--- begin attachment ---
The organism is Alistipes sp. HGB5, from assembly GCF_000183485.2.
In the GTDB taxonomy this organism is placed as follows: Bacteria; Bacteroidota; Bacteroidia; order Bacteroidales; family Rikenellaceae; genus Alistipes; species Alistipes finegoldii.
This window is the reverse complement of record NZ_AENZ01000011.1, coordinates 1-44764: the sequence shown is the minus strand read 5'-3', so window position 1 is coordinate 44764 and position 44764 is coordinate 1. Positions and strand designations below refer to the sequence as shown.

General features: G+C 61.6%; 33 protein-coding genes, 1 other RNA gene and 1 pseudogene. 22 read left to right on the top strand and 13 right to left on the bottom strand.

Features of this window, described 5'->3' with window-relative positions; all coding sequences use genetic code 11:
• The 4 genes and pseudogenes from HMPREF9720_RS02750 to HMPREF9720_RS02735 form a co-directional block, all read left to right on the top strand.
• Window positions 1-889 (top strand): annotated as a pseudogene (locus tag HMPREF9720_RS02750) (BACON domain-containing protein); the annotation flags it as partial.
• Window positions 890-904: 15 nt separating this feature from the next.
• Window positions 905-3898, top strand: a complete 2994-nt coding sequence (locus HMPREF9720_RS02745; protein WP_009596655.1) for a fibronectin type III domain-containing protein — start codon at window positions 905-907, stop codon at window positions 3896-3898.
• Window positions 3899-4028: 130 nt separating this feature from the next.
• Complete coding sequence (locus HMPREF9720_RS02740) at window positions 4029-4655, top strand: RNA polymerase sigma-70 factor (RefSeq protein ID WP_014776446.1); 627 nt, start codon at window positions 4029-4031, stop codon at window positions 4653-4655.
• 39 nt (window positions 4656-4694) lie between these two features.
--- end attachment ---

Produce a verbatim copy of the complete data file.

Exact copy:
The organism is Alistipes sp. HGB5, from assembly GCF_000183485.2.
In the GTDB taxonomy this organism is placed as follows: Bacteria; Bacteroidota; Bacteroidia; order Bacteroidales; family Rikenellaceae; genus Alistipes; species Alistipes finegoldii.
This window is the reverse complement of record NZ_AENZ01000011.1, coordinates 1-44764: the sequence shown is the minus strand read 5'-3', so window position 1 is coordinate 44764 and position 44764 is coordinate 1. Positions and strand designations below refer to the sequence as shown.

General features: G+C 61.6%; 33 protein-coding genes, 1 other RNA gene and 1 pseudogene. 22 read left to right on the top strand and 13 right to left on the bottom strand.

Features of this window, described 5'->3' with window-relative positions; all coding sequences use genetic code 11:
• The 4 genes and pseudogenes from HMPREF9720_RS02750 to HMPREF9720_RS02735 form a co-directional block, all read left to right on the top strand.
• Window positions 1-889 (top strand): annotated as a pseudogene (locus tag HMPREF9720_RS02750) (BACON domain-containing protein); the annotation flags it as partial.
• Window positions 890-904: 15 nt separating this feature from the next.
• Window positions 905-3898, top strand: a complete 2994-nt coding sequence (locus HMPREF9720_RS02745; protein WP_009596655.1) for a fibronectin type III domain-containing protein — start codon at window positions 905-907, stop codon at window positions 3896-3898.
• Window positions 3899-4028: 130 nt separating this feature from the next.
• Complete coding sequence (locus HMPREF9720_RS02740) at window positions 4029-4655, top strand: RNA polymerase sigma-70 factor (RefSeq protein ID WP_014776446.1); 627 nt, start codon at window positions 4029-4031, stop codon at window positions 4653-4655.
• 39 nt (window positions 4656-4694) lie between these two features.